Saturday, December 20, 2008

The Twelve Days of Christmas

Our lives cycle through family routines. One of our routines during the festive season, is to sing before bedtime. At 7:30 every night Nonna announces to all present that she is going to bed.
“You can’t! It’s only 7:30,” he bellows at his mother pointing to the clock above her head as he tilts her by the shoulders. The whereabouts of the clock is always a mystery.
“Gawd! Only 7:30? But it’s dark!”
“Anyway, you can’t go to bed yet, we’re going to sing.”
“Sing? Can you sing?”
“Yes. We sing every night remember?”
“Wot you sing den?”
“The 12 days of Christmas.”
“It is Christmas?”
“No, not yet, not until Thursday.”
“Wot number it is today?”
“Can’t you sing anything else?”
“No. That’s the only one I know,” he lies. She chuckles as he herds her into the family room, each night, every evening. I always have the same mis-givings: do we stick to the familiar script to avoid confusion or should we freshen the communication with a new version that reflects the respect we should have for everyone? It seams clear to me that on the 19th day of December, this routine has not been adopted by anyone. It still requires Herculean effort to persuade everyone to join in.

On the 19th day of December I phone my father. My father sits in his wing backed chair by the afternoon coal fire. His elbows rest on the arms with his fingers interlocked under his chin as his eyes rest. When the telephone rings at full volume, his right hand drops to the receiver and he delivers his script. I am careful to ensure that my first words hit the mark, “Happy Birthday dad!”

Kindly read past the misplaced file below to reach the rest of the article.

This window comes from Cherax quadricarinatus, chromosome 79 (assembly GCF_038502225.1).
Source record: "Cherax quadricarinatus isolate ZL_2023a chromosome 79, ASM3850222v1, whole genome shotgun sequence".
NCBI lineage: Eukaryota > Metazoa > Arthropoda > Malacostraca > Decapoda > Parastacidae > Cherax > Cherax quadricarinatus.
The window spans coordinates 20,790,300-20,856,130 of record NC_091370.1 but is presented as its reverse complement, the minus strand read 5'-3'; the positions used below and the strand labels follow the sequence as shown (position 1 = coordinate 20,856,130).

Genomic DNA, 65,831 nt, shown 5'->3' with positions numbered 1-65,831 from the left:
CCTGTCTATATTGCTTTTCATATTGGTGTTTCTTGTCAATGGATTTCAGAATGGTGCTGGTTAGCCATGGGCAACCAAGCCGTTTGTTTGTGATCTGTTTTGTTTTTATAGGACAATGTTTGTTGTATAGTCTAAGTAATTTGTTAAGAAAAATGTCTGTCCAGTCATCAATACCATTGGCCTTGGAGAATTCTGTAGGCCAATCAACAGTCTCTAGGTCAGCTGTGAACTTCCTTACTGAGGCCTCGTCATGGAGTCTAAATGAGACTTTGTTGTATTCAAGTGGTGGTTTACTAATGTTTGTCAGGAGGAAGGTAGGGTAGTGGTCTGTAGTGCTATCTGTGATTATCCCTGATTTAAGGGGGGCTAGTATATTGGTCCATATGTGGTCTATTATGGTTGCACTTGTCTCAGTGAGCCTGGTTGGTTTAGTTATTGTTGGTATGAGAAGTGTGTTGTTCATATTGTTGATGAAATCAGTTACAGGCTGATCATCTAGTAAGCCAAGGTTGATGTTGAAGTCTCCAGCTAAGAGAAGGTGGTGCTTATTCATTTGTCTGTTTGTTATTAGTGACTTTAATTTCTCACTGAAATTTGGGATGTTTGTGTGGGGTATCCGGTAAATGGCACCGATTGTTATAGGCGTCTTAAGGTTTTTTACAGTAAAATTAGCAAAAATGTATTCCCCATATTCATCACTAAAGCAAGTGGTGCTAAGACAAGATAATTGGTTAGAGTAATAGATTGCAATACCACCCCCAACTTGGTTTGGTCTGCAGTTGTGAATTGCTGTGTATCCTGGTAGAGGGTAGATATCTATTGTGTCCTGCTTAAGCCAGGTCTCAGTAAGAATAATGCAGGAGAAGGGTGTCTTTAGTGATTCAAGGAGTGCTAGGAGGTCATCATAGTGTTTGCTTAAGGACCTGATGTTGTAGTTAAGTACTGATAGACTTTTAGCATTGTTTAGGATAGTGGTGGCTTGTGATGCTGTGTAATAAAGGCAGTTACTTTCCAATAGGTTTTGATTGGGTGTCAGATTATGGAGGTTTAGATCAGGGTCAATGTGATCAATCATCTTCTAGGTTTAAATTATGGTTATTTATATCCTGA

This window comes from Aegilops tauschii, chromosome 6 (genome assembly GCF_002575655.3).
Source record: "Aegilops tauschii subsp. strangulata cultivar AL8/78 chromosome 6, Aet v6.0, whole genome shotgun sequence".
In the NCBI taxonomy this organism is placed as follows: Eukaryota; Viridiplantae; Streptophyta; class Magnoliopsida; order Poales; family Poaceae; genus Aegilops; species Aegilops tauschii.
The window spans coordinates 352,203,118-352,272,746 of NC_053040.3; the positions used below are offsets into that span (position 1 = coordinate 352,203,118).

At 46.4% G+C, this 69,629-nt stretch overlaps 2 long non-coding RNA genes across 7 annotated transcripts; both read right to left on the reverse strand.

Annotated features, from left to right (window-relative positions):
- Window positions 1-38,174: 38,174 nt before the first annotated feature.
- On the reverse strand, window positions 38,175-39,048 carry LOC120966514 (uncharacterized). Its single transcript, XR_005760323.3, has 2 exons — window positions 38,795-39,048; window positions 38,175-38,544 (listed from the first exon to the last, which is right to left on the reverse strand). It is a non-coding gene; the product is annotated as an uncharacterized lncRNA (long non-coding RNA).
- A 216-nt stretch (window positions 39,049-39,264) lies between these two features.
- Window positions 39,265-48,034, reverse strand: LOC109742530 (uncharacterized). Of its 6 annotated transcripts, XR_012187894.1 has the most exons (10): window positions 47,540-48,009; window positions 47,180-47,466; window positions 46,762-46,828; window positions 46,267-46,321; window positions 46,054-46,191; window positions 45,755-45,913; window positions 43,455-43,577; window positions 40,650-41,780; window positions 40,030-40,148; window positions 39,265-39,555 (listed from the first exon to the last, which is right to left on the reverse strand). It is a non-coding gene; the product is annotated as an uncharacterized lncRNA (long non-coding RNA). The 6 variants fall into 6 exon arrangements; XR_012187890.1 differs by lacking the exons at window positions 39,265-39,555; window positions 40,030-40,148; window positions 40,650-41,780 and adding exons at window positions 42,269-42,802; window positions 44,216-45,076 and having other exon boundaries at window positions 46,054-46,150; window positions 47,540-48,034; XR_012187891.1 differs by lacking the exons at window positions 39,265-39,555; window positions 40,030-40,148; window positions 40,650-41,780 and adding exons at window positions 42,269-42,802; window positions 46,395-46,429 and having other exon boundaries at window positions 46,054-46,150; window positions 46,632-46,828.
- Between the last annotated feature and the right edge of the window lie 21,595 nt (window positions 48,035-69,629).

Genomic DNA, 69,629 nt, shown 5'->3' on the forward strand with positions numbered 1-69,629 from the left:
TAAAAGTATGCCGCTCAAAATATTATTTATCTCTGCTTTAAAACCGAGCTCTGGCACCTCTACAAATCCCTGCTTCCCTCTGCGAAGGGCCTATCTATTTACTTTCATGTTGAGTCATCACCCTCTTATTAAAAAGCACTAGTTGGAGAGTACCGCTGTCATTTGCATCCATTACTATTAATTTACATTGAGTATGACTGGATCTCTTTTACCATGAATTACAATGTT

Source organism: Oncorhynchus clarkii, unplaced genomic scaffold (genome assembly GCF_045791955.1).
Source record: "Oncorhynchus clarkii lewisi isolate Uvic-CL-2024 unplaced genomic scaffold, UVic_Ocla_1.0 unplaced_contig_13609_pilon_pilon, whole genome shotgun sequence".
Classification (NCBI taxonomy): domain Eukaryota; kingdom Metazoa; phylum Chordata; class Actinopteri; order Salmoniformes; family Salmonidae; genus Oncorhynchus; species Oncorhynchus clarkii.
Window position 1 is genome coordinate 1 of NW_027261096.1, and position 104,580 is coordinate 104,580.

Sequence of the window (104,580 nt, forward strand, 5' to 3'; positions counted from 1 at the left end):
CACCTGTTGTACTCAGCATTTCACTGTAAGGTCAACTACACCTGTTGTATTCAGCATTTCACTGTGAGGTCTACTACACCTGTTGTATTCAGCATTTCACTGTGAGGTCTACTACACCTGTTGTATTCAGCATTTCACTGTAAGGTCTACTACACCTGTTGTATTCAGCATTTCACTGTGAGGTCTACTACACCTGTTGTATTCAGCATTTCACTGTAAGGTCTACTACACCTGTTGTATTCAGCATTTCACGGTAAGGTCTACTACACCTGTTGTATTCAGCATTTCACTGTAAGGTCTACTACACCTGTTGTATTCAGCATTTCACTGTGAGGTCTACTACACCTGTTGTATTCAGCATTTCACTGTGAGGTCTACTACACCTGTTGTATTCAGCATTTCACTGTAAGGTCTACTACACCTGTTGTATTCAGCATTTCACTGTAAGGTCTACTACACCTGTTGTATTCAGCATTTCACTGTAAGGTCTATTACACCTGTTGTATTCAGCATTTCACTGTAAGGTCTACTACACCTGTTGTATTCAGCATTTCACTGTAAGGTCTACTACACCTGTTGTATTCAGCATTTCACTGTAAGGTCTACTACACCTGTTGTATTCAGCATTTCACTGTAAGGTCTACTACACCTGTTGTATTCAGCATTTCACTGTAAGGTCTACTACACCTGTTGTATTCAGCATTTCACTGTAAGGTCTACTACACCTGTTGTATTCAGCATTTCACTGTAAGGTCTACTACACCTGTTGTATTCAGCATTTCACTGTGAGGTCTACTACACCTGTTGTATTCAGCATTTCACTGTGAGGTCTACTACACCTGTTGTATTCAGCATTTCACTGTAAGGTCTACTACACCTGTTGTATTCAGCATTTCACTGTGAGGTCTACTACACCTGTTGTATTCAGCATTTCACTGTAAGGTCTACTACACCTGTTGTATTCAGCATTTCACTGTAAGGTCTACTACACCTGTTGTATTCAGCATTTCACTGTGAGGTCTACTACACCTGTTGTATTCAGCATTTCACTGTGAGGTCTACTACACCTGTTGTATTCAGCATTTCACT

“Oh it’s you dear. Thank you. Would you like to talk to your mother?” The same, always the same. I can see every nuance from a distance of over 5000 miles in a different time zone. I chat to my mother about her frustrations. All over the world people cope with what used to be merely elderly but what is now labeled Alzheimer’s. I have no answers nor guidance merely a willing ear. “Did he thank you for your present? I bet he didn’t, did he.”

My dad, the politest man to ever grace the planet, or so I liked to think. Not the politeness of etiquette, but the real politeness. The ability to put other people at their ease, the skill of noting the details with the precision of gentle appreciation.
“I’ll put him back on the line, I’ll make him thank you. It’s ridiculous that he can just get away with it!” I wince at her desperation, clinging to a man that no longer exists in the same form. I weep silent tears for my dad who doesn’t need them.

It’s a solo performance as he belts out the lyrics. I herd children and persuade people to follow my finger along the lines of words. One of my sons adds a noise to the end of each ditty, another places soft puffed icon on the accompanying banner. Someone has the habit of running off with the ‘five gold rings’ for nefarious purposes of his own.

Nonna taps her ears either to tune in to the song, or possibly to tune out. I snap the book shut with the crescendo of the finale, a visual and aural cue for them to scarper, a flock of birds in flight. Four adults sigh a deep breath. “Are you finished den?” she asks, her head tilted, expectant.
“I can go to bed now?” she asks her son, pulling her cardi in tight to her chest, an innocent? Maybe mischievous? I cannot tell. I prefer not to know.


farmwifetwo said...

We were lucky, that when my Grandmother died (diabetes, not the dementia) she still remembered the Grandchildren... until we left her sight... then she totally forgot we'd been to visit.


maryt/theteach said...

Oh Maddy, my Dad, spoke on the phone a few minutes too before handing it over to my Mom. He died early before Alzheimer's could get him. My mother on the other hand... It's very nice that you sing the 12 Days of Christmas. "...and a partridge in a pear tree." :)

Niksmom said...

The holidays are so often fraught with "significance" and the meaning of memories, the clinging to things no longer relevant (or accurate) and just plain old loaded with emotional pitfalls. (Sorry for the grotesque run-on!)

I'm sorry about your father. I watched my own dad's father in his decline from alzheimer's; it was brutal and depressing as he became disoriented and belligerant. I think I understand it so much better now, though, from dealing with Nik weh he gets confounded and unable to make himself understood.

Maybe it's time to create some new traditions with your kids?